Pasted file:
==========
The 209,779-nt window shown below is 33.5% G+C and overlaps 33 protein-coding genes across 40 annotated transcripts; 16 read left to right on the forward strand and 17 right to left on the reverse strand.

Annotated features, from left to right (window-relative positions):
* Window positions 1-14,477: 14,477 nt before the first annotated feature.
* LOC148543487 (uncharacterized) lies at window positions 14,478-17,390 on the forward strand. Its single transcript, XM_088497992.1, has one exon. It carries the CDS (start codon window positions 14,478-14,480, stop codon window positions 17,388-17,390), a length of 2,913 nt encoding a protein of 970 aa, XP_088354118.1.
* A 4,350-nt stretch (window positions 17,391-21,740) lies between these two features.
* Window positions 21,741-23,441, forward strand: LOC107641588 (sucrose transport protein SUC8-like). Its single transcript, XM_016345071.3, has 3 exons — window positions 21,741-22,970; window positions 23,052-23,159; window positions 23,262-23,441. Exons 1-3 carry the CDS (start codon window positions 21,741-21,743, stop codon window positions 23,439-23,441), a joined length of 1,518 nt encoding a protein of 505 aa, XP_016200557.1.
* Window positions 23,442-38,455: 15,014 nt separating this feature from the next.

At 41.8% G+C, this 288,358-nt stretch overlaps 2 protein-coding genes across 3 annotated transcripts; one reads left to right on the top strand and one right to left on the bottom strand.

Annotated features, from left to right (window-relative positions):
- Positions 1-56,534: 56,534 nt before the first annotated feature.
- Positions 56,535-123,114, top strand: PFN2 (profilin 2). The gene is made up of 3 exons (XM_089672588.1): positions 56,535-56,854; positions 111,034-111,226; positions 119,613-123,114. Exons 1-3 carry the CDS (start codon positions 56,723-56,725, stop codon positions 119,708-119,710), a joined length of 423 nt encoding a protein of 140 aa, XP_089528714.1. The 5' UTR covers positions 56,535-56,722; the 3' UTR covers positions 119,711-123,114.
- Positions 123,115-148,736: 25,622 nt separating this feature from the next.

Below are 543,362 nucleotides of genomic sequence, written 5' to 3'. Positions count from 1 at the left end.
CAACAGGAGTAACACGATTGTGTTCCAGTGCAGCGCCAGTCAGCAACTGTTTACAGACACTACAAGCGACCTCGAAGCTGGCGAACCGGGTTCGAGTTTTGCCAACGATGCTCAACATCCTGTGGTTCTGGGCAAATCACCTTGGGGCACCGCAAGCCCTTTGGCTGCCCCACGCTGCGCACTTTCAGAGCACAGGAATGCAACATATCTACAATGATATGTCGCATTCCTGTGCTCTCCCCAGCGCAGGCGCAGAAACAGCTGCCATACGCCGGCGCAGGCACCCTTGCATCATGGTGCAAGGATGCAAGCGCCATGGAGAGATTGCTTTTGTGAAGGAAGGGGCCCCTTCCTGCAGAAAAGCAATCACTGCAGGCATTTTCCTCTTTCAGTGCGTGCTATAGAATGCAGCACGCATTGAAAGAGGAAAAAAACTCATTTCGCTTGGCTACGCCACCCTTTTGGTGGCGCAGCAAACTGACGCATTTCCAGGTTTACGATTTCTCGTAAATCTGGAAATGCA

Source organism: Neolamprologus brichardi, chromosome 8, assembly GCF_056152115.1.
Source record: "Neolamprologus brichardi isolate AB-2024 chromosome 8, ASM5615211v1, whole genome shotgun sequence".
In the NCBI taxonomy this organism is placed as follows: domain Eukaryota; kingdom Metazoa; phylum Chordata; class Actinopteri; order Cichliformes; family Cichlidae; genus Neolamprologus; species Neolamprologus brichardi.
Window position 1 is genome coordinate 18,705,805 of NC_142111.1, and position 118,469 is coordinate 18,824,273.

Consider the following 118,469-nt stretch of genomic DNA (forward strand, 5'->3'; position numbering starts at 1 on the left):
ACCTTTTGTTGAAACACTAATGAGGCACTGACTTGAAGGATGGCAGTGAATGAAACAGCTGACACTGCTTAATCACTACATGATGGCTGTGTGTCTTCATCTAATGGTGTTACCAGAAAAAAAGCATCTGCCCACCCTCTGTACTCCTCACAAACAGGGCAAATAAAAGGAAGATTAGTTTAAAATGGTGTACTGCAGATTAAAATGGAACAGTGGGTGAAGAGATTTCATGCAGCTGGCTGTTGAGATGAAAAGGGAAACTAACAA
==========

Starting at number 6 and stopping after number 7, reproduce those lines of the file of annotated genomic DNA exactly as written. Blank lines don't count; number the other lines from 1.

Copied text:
* Window positions 21,741-23,441, forward strand: LOC107641588 (sucrose transport protein SUC8-like). Its single transcript, XM_016345071.3, has 3 exons — window positions 21,741-22,970; window positions 23,052-23,159; window positions 23,262-23,441. Exons 1-3 carry the CDS (start codon window positions 21,741-21,743, stop codon window positions 23,439-23,441), a joined length of 1,518 nt encoding a protein of 505 aa, XP_016200557.1.
* Window positions 23,442-38,455: 15,014 nt separating this feature from the next.